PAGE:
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Businesses must sign ‘social responsibility charter’ to win contracts

Businesses must sign ‘social responsibility charter’ to win contracts

🕔29.Oct 2012

Firms wishing to conduct business with Birmingham City Council are being asked to sign a social responsibility charter, with a clear hint that those refusing to do so may not win contracts with the local authority in future.

The council’s Labour leadership is beginning a period of  consultation into the charter, which will require suppliers of services to use local supply chains wherever possible, create employment and training schemes for communities, and to pay staff substantially more than the minimum wage.

The charter sets out a wide range of principles that companies bidding to supply the council with up to £1 billion of goods and services must stick to. These include:

  • Adhere to the council’s jobs and skills policies by creating training opportunities at every stage during the procurement process.
  • Recognise employees’ rights of freedom of association and collective bargaining, including not using ‘blacklists’ in recruitment processes.
  • Not discriminate in respect of recruitment, compensation, access to training, promotion, termination of employment or retirement based upon race, caste, national origin, religion, age, disability (including learning disability), mental health issues, gender, marital status, sexual orientation, union membership or political affiliation.
  • Eliminate unnecessary waste by adopting the, reduce, reuse, recycle philosophy. Be a good neighbour by minimising noise and environmental damage.

It’s proposed that some clauses in the charter will be voluntary, but those setting out a commitment to paying the Living Wage and purchasing supplies and recruiting employees locally are likely to be mandatory. The threshold at which the charter’s principles will apply to small firms will be subject to consultation.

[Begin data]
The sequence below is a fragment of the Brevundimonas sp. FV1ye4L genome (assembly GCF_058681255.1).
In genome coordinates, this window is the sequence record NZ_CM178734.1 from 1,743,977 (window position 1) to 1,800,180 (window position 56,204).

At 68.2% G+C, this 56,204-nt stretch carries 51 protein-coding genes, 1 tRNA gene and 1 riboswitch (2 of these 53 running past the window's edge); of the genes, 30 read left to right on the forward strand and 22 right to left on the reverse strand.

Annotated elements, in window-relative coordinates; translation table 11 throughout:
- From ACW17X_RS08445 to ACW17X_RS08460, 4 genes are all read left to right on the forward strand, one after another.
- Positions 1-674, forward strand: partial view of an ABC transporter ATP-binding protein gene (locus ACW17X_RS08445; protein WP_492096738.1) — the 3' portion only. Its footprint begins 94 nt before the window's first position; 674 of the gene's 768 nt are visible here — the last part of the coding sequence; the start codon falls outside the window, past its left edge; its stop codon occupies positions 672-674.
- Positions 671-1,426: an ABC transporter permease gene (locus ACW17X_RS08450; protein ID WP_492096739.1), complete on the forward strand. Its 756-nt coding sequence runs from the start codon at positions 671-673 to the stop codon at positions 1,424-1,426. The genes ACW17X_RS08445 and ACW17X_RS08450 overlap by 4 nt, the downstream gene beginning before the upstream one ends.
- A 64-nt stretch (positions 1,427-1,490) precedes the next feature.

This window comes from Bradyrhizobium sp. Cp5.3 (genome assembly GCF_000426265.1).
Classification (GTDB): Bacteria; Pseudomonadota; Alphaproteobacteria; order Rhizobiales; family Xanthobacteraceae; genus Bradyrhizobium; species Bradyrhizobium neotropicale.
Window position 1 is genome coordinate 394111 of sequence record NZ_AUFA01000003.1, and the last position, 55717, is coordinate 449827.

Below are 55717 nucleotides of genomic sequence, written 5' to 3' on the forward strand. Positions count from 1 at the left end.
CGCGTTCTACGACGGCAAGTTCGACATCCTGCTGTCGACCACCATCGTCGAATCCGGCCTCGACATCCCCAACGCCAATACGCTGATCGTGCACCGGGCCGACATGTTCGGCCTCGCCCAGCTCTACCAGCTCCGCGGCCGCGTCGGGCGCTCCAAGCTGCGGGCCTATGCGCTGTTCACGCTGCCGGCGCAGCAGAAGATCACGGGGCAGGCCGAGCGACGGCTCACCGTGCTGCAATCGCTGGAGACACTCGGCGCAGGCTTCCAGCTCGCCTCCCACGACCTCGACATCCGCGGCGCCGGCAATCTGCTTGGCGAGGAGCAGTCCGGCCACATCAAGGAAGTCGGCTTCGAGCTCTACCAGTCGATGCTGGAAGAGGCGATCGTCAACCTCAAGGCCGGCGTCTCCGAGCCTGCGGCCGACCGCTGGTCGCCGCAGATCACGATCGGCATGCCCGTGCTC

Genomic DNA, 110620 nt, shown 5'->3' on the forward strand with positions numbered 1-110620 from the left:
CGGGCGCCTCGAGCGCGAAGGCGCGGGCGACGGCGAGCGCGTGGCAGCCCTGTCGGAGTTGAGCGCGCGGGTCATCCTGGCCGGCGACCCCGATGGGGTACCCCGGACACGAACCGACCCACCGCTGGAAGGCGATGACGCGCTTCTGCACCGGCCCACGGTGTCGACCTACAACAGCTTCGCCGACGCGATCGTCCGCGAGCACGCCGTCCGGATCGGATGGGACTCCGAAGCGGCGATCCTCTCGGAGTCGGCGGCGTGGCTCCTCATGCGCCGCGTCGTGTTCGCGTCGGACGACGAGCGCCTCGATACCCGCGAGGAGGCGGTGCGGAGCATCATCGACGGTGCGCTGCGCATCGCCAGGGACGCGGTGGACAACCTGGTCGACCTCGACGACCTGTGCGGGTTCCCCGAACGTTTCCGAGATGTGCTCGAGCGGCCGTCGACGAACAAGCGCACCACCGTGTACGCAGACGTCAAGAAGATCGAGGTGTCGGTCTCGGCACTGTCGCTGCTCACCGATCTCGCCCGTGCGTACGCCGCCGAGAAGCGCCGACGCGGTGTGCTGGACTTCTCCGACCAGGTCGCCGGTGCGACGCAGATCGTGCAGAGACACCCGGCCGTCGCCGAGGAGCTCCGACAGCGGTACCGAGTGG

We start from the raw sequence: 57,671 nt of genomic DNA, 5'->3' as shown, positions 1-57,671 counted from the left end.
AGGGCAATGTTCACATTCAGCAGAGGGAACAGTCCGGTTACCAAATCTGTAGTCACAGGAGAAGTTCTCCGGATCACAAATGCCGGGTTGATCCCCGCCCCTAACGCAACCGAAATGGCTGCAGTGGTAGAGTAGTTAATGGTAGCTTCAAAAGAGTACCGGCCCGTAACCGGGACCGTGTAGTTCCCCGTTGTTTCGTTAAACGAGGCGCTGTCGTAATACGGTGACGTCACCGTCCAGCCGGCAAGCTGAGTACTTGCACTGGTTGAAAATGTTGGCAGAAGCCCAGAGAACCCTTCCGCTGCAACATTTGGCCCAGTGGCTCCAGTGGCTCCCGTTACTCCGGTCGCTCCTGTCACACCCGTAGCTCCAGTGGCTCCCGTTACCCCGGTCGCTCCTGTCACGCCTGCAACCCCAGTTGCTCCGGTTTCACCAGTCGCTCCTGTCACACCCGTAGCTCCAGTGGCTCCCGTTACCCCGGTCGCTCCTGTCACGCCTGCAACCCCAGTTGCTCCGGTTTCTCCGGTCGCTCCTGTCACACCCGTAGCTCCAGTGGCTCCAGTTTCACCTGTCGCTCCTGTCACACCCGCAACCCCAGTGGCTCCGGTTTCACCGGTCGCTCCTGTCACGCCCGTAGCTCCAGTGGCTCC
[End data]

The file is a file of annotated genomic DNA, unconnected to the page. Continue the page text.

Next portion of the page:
Fears that the charter might break European competition rules are being downplayed by council leaders. They insist that the Public Vale Act 2012 places a duty on local authorities to consider how what is being procured might improve the economic, social and environmental well-being of their areas.

Coun Stewart Stacey, cabinet member for Commissioning, Contracting and Improvement, said the council wanted to use its annual £1 billion purchasing power to boost the local economy by committing firms to “buy in Birmingham”.

And he made it clear that future procurement decisions “will take account of the principles of the charter and it will form part of the terms of new Birmingham City Council contracts”.

Coun Stacey (Lab Acocks Green) added: “We intend, through this innovative procurement strategy that puts Birmingham first, to offer a lifeline to our city’s struggling economy and create much needed jobs and apprenticeships.

“But it’s not just the direct economic benefits that procurement can support; our purchasing power will be used to encourage suppliers and partners to make a positive contribution to Birmingham’s communities through activities such as mentoring and capacity building, and working with schools and third sector groups.”

The council will now listen to views on the charter from its private and third sector providers, after it launched a six-week consultation alongside strategic partner, Amey, which won the contract in 2010 to manage and maintain the city’s roads for 25 years.

One of the first decisions of the city’s Labour administration, which took control in May, was to introduce the Living Wage of £7.20 an hour for 3,000 low-paid council workers. The figure is substantially higher than the national minimum wage of £6.08.

Coun Stacey added: “Putting more money in the pockets of Brummies will help local shops and businesses, creating a virtuous spiral that can treble its value to the local economy; and there is plenty of evidence that paying the Living Wage boosts flexibility and performance, reduces sickness and aids staff retention.”

City council leader Sir Albert Bore (Lab Ladywood) said: “Our overarching aim is using the power of procurement to increase the volume of spend on local suppliers and local employees to stimulate growth in the local economy by increasing the re-spend of employees and local suppliers and sub-suppliers.

“To achieve this we have identified a set of guiding principles which form the backbone of the charter, we have considered that these are the essential ones required to help boost the Birmingham economy, create much needed jobs and improve the overall quality of life for Birmingham’s citizens.”

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